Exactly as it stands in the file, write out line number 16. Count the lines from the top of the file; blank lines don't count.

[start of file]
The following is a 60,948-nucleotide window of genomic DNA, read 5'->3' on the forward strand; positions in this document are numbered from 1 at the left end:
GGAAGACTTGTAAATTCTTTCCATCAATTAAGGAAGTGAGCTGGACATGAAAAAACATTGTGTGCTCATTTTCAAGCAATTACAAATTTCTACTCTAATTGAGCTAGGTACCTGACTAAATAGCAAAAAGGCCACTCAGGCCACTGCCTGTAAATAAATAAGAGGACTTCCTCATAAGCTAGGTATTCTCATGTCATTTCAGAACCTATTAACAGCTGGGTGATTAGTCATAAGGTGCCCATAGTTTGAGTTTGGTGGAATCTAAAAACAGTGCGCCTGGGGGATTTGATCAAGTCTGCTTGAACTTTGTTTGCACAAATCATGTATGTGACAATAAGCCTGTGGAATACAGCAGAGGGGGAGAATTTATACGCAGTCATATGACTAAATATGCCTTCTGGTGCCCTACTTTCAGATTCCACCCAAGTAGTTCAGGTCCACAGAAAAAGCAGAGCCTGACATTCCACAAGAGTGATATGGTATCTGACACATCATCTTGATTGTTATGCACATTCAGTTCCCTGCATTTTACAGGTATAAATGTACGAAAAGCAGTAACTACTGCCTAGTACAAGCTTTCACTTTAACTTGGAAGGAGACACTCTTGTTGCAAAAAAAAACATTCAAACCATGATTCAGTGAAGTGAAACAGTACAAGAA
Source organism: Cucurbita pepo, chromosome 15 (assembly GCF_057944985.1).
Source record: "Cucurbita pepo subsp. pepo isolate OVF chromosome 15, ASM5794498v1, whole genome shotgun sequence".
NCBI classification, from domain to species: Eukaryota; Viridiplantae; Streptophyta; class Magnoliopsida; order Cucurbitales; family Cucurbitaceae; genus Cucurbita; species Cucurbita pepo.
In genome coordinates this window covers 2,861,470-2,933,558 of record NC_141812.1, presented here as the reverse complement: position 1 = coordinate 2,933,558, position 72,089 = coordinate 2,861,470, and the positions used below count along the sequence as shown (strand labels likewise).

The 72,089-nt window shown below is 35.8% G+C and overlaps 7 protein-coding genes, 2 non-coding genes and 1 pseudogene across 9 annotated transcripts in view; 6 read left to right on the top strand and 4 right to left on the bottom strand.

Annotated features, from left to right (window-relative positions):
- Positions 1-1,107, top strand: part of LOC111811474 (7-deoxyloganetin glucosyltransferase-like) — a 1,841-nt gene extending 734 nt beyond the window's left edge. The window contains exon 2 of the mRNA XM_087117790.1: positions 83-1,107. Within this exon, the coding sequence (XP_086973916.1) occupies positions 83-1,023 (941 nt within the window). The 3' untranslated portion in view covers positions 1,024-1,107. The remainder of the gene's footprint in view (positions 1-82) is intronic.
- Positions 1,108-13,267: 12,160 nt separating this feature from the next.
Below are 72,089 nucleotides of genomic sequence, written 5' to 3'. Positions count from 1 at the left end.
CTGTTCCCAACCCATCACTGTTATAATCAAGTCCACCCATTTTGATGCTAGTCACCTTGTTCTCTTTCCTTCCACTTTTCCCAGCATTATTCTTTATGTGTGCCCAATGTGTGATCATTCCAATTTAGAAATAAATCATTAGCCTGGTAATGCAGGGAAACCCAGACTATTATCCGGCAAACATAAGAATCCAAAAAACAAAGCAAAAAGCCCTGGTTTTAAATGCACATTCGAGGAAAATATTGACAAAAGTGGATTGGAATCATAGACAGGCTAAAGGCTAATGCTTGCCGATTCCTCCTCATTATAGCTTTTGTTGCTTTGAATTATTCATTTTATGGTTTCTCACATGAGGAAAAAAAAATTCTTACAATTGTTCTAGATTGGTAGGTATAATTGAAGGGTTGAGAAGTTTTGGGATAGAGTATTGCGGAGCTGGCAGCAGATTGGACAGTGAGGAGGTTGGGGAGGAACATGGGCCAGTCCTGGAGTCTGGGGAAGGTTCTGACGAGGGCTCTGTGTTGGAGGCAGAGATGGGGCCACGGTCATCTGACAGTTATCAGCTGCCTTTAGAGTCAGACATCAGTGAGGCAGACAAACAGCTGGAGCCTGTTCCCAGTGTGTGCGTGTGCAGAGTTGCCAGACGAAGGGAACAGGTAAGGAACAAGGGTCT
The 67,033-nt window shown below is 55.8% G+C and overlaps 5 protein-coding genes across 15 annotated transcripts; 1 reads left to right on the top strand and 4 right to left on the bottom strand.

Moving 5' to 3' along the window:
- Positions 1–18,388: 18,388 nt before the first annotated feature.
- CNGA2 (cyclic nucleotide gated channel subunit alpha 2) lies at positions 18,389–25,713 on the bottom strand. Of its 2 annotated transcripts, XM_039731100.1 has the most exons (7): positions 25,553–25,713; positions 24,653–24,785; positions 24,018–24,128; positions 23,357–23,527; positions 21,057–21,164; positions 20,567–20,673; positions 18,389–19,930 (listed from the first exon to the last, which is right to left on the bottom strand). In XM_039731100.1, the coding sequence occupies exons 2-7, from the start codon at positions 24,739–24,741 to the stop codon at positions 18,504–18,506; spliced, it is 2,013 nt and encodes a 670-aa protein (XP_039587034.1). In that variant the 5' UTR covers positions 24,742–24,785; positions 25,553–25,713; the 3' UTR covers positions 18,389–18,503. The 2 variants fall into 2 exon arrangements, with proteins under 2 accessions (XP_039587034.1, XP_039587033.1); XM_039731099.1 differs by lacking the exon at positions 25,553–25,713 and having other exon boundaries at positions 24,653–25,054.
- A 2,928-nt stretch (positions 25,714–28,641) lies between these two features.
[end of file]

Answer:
- CNGA2 (cyclic nucleotide gated channel subunit alpha 2) lies at positions 18,389–25,713 on the bottom strand. Of its 2 annotated transcripts, XM_039731100.1 has the most exons (7): positions 25,553–25,713; positions 24,653–24,785; positions 24,018–24,128; positions 23,357–23,527; positions 21,057–21,164; positions 20,567–20,673; positions 18,389–19,930 (listed from the first exon to the last, which is right to left on the bottom strand). In XM_039731100.1, the coding sequence occupies exons 2-7, from the start codon at positions 24,739–24,741 to the stop codon at positions 18,504–18,506; spliced, it is 2,013 nt and encodes a 670-aa protein (XP_039587034.1). In that variant the 5' UTR covers positions 24,742–24,785; positions 25,553–25,713; the 3' UTR covers positions 18,389–18,503. The 2 variants fall into 2 exon arrangements, with proteins under 2 accessions (XP_039587034.1, XP_039587033.1); XM_039731099.1 differs by lacking the exon at positions 25,553–25,713 and having other exon boundaries at positions 24,653–25,054.